Failed cities?

Everyday life in some western cities is often more dangerous than living in so-called 'failed states'. Is it thus time to re-scale security analysis?

Manoela Miklos
7 May 2013

"NOLA against crime". New Orleans protest against the rise in violent crime.The Voice of Eye/Flickr

According to a 2012 study by Consejo Ciudadano para la Seguridad y la Justicia Criminal Public (Citizens Council for Security and Criminal Justice), it is considerably more dangerous to live in New Orleans, United States, than Mosul, a city in war torn northern Iraq. Nonetheless, we hardly consider the USA a failed state, while Iraq is consistently presented as a collapsed state immersed in chaos and violence.

Such claims call into question the continuing utility of concepts like ‘failed states’ – used to label countries where sovereign governments are considered to have failed in fulfilling their sovereign responsibilities – and paves the way for a new way of thinking security which transcends fixed, state-centred analyses.

In sum, if we want to comprehend today’s world, we must reflect on to what extent thinking merely in terms of state borders is helpful. Does it continue to provide useful answers or does it merely act to obstruct relevant processes and dynamics which would deepen our understanding of the causes, processes and solutions to contemporary security? Indeed, in order to understand contemporary violence and security one must look to a multipler of scales: global, national and local and those hidden in between.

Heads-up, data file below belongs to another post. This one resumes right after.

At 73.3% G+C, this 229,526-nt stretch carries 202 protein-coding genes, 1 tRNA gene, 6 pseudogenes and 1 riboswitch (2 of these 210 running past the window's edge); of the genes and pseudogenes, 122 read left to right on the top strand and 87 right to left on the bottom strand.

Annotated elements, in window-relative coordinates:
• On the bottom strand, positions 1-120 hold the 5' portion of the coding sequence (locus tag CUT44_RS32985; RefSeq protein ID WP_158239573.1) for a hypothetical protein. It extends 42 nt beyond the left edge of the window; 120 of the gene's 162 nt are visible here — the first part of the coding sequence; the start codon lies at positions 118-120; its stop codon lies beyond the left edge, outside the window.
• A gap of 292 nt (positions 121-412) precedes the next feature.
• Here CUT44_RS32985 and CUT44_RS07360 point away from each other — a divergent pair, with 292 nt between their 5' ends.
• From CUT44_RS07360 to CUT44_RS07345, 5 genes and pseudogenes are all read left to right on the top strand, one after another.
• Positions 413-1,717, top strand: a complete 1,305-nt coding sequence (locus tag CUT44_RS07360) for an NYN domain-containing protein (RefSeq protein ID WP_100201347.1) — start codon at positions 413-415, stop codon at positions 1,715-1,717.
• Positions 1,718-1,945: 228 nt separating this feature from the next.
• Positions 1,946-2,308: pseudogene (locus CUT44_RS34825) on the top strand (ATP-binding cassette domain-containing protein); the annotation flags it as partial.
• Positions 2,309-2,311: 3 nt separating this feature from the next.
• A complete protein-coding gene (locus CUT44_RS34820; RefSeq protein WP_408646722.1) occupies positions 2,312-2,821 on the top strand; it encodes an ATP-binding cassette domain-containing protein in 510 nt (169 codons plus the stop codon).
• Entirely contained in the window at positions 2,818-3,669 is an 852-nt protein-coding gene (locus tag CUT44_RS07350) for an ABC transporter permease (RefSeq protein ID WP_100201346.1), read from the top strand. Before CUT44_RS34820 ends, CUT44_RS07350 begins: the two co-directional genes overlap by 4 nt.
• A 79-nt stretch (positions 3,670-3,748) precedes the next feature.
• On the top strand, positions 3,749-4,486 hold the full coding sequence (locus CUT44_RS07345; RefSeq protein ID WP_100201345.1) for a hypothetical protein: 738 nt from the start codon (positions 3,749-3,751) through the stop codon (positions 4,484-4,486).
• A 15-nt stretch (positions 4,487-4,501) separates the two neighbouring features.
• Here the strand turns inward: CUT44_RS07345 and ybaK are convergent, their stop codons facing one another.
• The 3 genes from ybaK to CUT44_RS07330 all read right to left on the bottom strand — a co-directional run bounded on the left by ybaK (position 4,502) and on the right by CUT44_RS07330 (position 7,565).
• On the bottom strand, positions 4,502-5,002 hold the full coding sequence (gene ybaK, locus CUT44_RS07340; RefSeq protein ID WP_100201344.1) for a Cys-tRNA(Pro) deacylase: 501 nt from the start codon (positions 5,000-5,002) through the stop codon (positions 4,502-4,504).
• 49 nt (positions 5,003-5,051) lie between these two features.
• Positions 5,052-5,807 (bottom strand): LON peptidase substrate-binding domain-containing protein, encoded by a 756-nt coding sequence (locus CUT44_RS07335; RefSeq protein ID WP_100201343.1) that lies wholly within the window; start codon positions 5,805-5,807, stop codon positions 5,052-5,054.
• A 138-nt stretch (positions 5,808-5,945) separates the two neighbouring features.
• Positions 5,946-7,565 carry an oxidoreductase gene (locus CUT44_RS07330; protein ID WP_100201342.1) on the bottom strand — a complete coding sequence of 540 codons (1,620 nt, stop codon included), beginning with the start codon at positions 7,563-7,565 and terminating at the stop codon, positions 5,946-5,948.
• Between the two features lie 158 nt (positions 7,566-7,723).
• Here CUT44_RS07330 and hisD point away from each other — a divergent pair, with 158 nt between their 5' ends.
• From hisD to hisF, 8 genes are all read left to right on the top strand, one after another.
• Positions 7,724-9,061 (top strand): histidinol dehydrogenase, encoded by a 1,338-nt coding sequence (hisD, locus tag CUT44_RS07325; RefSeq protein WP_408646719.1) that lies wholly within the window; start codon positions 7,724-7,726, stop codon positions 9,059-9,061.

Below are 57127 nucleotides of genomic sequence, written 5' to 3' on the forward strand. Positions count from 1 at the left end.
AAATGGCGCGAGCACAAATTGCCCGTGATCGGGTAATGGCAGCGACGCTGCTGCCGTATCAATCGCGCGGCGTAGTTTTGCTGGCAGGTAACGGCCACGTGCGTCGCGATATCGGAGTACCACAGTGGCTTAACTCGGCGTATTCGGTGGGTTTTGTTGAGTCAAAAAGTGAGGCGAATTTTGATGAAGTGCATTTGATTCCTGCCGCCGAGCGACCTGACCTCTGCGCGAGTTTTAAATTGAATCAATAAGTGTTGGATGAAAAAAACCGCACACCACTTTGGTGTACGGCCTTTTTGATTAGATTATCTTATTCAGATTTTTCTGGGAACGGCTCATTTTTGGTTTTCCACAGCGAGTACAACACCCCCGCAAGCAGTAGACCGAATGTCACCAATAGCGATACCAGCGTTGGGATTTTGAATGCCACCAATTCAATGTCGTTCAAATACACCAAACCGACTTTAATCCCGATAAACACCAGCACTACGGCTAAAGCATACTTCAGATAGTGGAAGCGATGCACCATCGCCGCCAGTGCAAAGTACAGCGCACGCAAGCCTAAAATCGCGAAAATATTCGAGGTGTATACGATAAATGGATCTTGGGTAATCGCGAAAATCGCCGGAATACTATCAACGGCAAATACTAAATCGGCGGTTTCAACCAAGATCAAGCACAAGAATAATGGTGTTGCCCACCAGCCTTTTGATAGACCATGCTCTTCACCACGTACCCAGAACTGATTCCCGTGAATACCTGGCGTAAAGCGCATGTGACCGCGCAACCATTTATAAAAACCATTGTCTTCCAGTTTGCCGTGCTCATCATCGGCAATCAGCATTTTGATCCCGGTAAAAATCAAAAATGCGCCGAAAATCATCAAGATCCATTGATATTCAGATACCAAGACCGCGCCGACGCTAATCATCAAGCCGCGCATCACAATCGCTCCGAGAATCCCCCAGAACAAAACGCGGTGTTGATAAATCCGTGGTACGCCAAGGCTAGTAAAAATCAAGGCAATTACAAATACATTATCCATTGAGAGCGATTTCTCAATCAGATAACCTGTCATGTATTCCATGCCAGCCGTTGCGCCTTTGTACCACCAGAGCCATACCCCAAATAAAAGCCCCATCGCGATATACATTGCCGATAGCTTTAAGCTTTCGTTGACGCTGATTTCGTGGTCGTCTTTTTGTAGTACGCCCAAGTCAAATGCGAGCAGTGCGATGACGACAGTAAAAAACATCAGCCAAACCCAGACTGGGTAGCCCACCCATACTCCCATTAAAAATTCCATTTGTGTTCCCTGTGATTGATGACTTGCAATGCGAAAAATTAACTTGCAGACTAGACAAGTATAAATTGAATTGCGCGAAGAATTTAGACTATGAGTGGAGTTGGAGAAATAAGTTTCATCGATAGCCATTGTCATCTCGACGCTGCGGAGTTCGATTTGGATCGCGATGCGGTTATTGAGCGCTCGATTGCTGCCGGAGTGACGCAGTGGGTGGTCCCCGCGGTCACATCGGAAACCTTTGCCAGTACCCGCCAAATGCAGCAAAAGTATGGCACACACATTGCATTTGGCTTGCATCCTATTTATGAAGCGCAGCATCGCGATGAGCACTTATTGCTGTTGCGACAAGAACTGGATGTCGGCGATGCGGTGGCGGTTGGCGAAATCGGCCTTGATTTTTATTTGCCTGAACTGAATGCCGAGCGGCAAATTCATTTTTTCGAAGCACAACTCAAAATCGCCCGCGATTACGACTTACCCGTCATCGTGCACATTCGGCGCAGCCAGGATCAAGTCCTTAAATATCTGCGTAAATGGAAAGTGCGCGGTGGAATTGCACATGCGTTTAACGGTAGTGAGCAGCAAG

The failed states consensus

Since the end of the Cold War, a broad consensus formed which attributes international 'threats' to a series of so-called failed states. As Professor Nasser notes, the attacks of September 11 2001 and the subsequent invasions on Iraq and Afghanistan, served to reinforce this existing trend; the idea being that in the age of globalised terror, the US and other major powers were more vulnerable than ever to threats from groups embedded in chaotic, ungovernable states.

Research agendas, politicians and the media have also played their part in consolidating the consensus. A relevant points of reference on this process is the Failed States Index, annually published by Foreign Policy magazine and the Fund for Peace. The index has been annually published since 2005 and ranks states from those considered in critical conditions to those perceived as most stable.

The rank is arrived at by 12 categories of analysis that range from uneven development to economic decline. Finally, states are ranked into Most Stable states, Stable states, Borderline states, States in danger, and States in critical condition. Foreign Policy magazine published the eighth edition of the Failed States Index in 2012.

In an article on openDemocracy, in 2006 Mariano Aguirre defined a Fragile or Failing state as one which:

" Is unable to control its territory or large parts of its territory and guarantee the security of its citizens, because it has lost its monopoly on the use of force...It is no longer able to uphold its internal legal no longer able to deliver public services to its population or create the conditions for such delivery."

The subject has since been raised on openDemocracy by Professor Takis Pappa. Concerned with the trajectory of Greek’s economy within the European crisis, Professor Pappa argues that Failed states, according to the definition provided by the Crisis States Research Centre of the London School of Economics, are countries that can no longer reproduce the conditions of their own existence and therefore, are under threat of imminent collapse.